NAF includes a grid of Views (nafdocs.org/viewpoints), that looks superficially like a Zachman grid (www.zachman.com/images/ZI_PIcs/ZF3.0.jpg) but is less arcane. In a nutshell, NAF encourages the user to think in sequence about the different levels of what must be delivered. As with many methodologies, you don't need to use the entire grid. Here is one way to use NAF levels.

At Concept level, you can define the Capabilities you need to provide, accompanying Processes, and boundary assumptions.

At Service level, you can define Requirements derived from the Concepts, partition them into underpinning Services (operational areas), and define for each Service the consumers/providers, Service Level Agreements, and Timelines for delivery. At Logical Specification level, you can create Options for delivering each Service, analyze each Option, and use the analyses to prioritize, refine, blend, and select Options. A common military technique for Option analysis that could easily be applied in other sectors is TEPIDOIL+I

(en.wikipedia.org/wiki/Capability_management#Defence_Lines_of_Development) – Training, Equipment, Personnel, Information, Concepts and Doctrine, Organisation, Infrastructure, Logistics, and Interoperability.

Finally, at Physical Specification level, you can develop the organizational structures that together deliver the Services, along with the resources required to meet their Service Level Agreements and Timelines.

All the artifacts above can be described using NAF Views, and doing this allows them to be cross-referenced in order to identify gaps and overlaps, which is critical to the success of large scale organizational change and solution development. What is more, the approach is simple enough to understand that it can be understood and used by people who are not IT professionals. Tooling is still helpful, even vital, but the associated support, training, and maintenance overheads are less than with some approaches.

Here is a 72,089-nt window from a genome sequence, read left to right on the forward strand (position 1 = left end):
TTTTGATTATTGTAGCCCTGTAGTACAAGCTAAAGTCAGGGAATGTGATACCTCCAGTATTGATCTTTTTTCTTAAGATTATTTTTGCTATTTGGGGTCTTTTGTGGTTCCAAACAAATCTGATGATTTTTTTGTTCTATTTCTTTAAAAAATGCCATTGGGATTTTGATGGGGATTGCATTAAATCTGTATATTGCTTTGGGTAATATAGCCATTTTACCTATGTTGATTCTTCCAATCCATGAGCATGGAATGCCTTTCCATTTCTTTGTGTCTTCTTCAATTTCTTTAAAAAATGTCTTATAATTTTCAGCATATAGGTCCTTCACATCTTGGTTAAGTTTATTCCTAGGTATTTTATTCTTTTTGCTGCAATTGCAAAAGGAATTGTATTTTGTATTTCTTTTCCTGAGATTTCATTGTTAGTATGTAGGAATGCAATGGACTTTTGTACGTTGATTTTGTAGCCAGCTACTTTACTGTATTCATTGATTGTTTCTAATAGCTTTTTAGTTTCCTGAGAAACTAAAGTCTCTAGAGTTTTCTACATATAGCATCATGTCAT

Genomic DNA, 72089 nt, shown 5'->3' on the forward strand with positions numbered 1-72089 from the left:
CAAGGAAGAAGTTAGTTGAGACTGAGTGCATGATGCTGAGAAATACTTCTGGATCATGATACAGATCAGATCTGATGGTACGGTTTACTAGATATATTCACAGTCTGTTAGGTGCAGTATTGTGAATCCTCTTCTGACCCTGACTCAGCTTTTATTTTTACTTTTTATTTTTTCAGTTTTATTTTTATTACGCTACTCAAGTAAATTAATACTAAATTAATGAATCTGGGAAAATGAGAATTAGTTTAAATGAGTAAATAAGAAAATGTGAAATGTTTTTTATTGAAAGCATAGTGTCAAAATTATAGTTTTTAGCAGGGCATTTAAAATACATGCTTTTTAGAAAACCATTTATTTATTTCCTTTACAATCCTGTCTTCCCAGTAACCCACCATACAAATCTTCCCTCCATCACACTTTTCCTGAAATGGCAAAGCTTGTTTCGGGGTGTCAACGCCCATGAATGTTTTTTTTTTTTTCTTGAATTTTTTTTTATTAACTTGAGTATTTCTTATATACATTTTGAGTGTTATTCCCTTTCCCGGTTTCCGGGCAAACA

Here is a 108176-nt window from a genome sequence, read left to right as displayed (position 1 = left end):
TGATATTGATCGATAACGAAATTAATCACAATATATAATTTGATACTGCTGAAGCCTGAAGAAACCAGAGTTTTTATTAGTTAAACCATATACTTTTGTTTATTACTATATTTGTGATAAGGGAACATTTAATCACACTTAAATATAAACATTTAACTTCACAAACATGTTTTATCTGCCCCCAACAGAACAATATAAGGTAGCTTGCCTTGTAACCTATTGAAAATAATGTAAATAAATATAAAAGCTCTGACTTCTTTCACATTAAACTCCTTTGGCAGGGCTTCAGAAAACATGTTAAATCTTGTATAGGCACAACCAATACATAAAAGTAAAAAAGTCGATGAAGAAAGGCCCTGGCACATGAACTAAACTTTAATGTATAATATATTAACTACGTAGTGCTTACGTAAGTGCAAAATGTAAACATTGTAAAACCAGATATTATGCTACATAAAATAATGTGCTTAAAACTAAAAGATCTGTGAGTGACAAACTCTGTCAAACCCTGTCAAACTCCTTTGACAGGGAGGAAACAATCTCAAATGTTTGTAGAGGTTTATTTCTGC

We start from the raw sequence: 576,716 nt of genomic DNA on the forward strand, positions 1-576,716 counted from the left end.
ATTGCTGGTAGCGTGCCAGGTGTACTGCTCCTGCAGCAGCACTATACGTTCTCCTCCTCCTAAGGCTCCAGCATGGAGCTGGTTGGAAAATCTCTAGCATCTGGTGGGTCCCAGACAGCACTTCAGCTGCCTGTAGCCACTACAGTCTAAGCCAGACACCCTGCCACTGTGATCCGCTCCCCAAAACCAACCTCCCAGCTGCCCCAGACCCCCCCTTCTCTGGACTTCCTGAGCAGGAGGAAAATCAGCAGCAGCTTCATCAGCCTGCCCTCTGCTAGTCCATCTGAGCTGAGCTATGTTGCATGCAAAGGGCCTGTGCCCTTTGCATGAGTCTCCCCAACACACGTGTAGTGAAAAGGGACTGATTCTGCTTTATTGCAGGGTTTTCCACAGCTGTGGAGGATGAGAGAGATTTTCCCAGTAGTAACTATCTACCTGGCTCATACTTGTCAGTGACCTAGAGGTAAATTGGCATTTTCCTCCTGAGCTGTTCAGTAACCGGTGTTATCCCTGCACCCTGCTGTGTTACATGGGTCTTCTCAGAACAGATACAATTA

In relation to EA, NAF might be thought of as a way to Keep It Simple Stupid – an acronym, KISS, that emerged from the military (the US Navy) but which many people from all walks of life might appreciate a little more of!

Keith Harrison-Broninski

Keith Harrison-Broninski

Keith Harrison-Broninski is a consultant, writer, researcher and software developer working at the forefront of the IT and business worlds. Keith wrote the landmark book "Human Interactions: The Heart And Soul Of Business Process Management", described by reviewers as "the overarching framework for 21st century business technology" and "a must read for Process Professionals and Systems Analysts alike". Keith founded Role Modellers, whose company mission is to develop understanding and software support of collaborative human work processes, the field Keith pioneered with his work on Human Interaction Management. For more information about Keith, see http://keith.harrison-broninski.info.
Keith Harrison-Broninski

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  1. Claude Patou says:

    Simple is to say no complex organization and effective, and stupid is to say discipline &/+ pragmatism.
    In attack or threat or crisis, and disfunctionment or deployment, if you have a heavy or inertial organization instead streamy, responsiveness, agile, and tactical values driven, you fall.
    If you look about Balanced Scorecard Approach military converted organizations, management is good and kept effective (simple) n’ pragmatic (stupid) but tactical values driven !